Then God stepped in. I have no other way of explaining how this could have happened.
When my mother was moving from her independent apartment to assisted living, my sisters and I were cleaning out her closets because she couldn't take many of her things with her. One box we got into had a packet of letters tied up with a string. One of the girls tossed it to me, since I was the family genealogist.
Since this was August and I farm, nothing was looked at until Christmas season. I then re-found the packet of letters as we were cleaning for family to visit. I untied the string, opened the letter on top and quickly went running up the stairs.
This was a letter to Maggie Turley, Yes, my great-grandmother. From her father, John. Who I didn't know a thing about. Included in the packet were over 20 letters from John Turley to his daughter, starting when she was too little to read until after her marriage.
Now why do I say this is a God moment? Because nobody still alive in the Burbank family had ever seen these letters before. Not my mother, who had them in a box for years, nor any of her brothers or sisters. They survived my grandparents moving from house to house during the Great Depression and the Dirty Thirties. One year they even survived in a former chicken house because the family was so poor. How did these letters survive totally intact in perfect condition? How did they only come to light when I was ready and able to use them to trace our tree?
Included in the letters were references to a doll that he bought her for Christmas one year, the doll my sister inherited as Maggie's doll. Also referenced was a set of pictures of John. Which I had in another box of unlabeled pictures. His description was enough to ID the right pictures.
Later in the packet was a telegram from the Firemen of Chico, CA that her father John had died. As far as I can tell she never saw her father after he left her at age 2.
There were other letters in the packet, letters from friends in the Sandhills of Nebraska, letters from aunts and most importantly for me, letters from both of her grandmothers.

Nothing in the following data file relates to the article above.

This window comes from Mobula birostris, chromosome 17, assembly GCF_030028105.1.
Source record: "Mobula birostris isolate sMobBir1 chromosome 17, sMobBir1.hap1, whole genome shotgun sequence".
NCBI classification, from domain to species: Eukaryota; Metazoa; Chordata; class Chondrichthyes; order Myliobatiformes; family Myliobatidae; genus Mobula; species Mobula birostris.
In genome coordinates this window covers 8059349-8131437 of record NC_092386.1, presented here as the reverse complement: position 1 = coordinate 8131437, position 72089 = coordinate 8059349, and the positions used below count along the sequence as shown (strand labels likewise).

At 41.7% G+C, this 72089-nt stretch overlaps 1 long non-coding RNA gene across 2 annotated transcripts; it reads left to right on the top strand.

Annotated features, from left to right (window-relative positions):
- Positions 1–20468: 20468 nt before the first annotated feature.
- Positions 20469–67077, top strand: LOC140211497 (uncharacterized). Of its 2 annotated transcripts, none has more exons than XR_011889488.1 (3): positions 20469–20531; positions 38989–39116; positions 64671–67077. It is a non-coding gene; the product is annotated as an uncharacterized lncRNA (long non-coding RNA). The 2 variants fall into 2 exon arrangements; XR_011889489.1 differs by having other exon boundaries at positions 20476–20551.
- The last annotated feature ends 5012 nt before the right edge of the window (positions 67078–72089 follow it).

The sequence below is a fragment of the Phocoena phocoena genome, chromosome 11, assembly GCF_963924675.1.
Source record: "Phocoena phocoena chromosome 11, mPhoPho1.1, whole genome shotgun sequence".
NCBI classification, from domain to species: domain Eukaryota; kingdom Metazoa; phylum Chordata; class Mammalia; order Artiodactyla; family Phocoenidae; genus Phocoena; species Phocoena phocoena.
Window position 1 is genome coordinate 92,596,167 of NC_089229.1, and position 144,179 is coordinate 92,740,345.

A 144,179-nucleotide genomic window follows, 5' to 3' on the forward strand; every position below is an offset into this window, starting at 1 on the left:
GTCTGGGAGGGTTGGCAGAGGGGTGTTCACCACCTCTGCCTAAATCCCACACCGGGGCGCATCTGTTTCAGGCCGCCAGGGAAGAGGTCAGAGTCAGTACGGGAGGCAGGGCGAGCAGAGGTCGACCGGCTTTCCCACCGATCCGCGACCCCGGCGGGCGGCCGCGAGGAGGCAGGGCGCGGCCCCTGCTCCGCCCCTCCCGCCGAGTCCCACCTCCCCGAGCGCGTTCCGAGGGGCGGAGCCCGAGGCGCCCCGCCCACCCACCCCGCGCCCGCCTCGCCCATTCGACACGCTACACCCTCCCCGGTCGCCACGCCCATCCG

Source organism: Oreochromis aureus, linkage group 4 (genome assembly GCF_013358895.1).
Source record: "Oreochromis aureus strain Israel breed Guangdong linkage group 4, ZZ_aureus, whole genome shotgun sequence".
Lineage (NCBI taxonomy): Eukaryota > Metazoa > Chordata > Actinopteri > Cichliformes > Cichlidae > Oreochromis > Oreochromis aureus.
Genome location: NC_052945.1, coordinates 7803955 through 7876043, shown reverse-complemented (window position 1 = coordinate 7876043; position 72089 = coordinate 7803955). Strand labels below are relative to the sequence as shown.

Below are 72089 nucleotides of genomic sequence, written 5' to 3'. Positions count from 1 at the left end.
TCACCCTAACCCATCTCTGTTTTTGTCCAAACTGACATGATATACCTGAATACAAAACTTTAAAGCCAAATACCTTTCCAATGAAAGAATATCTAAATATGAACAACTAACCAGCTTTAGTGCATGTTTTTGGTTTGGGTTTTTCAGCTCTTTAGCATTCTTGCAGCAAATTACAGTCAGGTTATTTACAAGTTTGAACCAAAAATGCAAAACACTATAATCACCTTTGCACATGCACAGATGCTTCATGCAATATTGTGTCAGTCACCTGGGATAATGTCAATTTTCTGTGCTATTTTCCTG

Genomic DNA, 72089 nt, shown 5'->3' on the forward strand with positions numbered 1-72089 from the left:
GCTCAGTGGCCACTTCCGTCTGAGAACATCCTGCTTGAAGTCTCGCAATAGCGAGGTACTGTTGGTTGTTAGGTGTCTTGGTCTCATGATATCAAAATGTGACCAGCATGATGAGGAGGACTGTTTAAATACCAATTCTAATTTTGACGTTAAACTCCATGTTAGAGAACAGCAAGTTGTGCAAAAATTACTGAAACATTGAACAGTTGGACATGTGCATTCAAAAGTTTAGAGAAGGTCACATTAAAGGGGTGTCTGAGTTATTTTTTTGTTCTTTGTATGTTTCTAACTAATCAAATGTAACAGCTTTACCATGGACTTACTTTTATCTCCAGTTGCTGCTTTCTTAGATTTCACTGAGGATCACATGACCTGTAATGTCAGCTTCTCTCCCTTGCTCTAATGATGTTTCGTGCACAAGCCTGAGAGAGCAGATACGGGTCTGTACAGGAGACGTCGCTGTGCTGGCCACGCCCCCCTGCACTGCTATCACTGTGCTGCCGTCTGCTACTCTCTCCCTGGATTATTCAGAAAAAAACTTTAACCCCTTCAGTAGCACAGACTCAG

Turns out that Maggie's mother had died shortly after giving birth to her younger brother who also died. John was so distraught that he left her in the care of his aunt, Mary, and left for California.
The grandmother's letters included names of her mother, grandparents and great grandparents. I hurriedly entered that in my family tree and leaves began to pop. For those who haven't used their website, they add leaves to a family member if they have hints for you. Usually they are connections to another family tree or census data or whatever.
Maggie's family includes the Long Family, the Goodpasture family and the Turley family. All three families are large and are intertwined several times as the families moved from Kentucky to Illinois to Nebraska.
The Turley line goes back to John Thomas Turley, my 4th great grandfather. He married Elizabeth Frogge. Next stop is John Frogge, my 7th great grandfather. He married Elizabeth Strother. Now things really got going. Turns out the Strother family is HUGE. And well connected. Now I can count President Jimmy Carter and General George Patton as cousins of mine, distant cousins to be sure, but still cousins. There is a Strother Family Society that I now belong to that does much research.
Links quickly went to William Strother my 10th great grand father. That is where it sat for several years as a stumbling block. It is really hard to get solid connections across the ocean. Thankfully another distant cousin found the right link.
Turns out that William (9th g.g.father) Strother's mother and mother-in-law were sisters. Yes that means first cousins got married. Get over it. It happened, a lot. Their maiden name was Savage. The distant cousin found them listed in a book of English Peerage. The group of Earls, Barrons and Kings of England. My family!
That list is extensively researched in England and several websites have the genealogy all laid out. Who married whom and who were their parents. All connected by links. It is easy now to go zipping down one family line or another. Many of the entries include fascinating tales of the individual.
First hint of royalty I got was with my 15th great grandfather Humphrey Stafford, who married Mary Boleyn, sister to Anne Boleyn who married King Henry VIII. Further research down that line yielded no other royalty, except that his father Sir Knight Humphrey was executed by King Henry VII after the Battle of Bosworth that ended the War of the Roses. Humphrey backed the wrong King of England.
So I backed up and went down other lines, more fascinating tales. More executions. Seems like getting on the wrong side of the King was pretty easy.